In this chapter, we discuss basic definitions and results concerning matrices. We shall start out with a very general point of view, discussing matrices whose entries lie in an arbitrary ring R. Then we shall specialize to the case where the entries lie in a field F, where much more can be said.
One of the main goals of this chapter is to discuss “Gaussian elimination,” which is an algorithm that allows us to efficiently compute bases for the image and kernel of an F-linear map.
In discussing the complexity of algorithms for matrices over a ring R, we shall treat a ring R as an “abstract data type,” so that the running times of algorithms will be stated in terms of the number of arithmetic operations in R. If R is a finite ring, such as ℤm, we can immediately translate this into a running time on a RAM (in later chapters, we will discuss other finite rings and efficient algorithms for doing arithmetic in them).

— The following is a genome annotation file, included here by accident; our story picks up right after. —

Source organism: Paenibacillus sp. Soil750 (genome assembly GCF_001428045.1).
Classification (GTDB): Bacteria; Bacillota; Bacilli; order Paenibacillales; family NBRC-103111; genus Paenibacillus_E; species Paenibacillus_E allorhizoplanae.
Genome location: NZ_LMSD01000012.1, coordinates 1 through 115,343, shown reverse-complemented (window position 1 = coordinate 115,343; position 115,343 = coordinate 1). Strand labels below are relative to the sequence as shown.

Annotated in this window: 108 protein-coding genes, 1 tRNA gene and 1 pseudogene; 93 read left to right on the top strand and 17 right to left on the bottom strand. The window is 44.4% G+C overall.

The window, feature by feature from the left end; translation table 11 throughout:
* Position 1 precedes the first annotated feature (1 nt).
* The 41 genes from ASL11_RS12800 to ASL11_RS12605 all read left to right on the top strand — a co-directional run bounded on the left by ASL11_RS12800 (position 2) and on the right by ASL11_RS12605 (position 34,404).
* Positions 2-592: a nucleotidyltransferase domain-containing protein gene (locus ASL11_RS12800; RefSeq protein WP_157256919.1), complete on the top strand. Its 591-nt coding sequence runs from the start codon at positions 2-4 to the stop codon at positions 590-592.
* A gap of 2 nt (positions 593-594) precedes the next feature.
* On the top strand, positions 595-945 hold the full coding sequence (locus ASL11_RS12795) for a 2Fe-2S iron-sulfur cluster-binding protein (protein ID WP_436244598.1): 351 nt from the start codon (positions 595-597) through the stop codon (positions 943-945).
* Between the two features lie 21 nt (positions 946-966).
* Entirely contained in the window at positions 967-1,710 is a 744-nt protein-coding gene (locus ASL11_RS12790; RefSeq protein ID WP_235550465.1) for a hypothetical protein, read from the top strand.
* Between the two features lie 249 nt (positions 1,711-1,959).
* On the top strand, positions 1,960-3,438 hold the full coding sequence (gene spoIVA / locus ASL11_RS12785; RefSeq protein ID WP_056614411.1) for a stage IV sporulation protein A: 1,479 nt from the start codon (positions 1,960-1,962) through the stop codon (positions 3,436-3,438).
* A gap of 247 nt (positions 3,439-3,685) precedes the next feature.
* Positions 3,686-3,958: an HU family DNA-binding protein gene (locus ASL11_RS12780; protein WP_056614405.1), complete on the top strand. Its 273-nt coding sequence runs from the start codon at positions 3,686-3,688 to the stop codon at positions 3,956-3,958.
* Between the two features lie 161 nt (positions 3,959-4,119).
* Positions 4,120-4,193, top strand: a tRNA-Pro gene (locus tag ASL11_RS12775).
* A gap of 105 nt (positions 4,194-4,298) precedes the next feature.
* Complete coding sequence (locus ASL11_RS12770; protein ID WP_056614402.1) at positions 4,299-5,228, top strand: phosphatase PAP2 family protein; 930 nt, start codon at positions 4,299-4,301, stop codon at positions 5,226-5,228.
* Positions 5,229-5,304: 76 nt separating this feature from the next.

If R is, say, the field of rational numbers, a complete running time analysis would require an additional analysis of the sizes of the numbers that appear in the execution of the algorithm. We shall not attempt such an analysis here—however, we note that all the algorithms discussed in this chapter do in fact run in polynomial time when R = ℚ, assuming we represent rational numbers as fractions in lowest terms. Another possible approach for dealing with rational numbers is to use floating point approximations.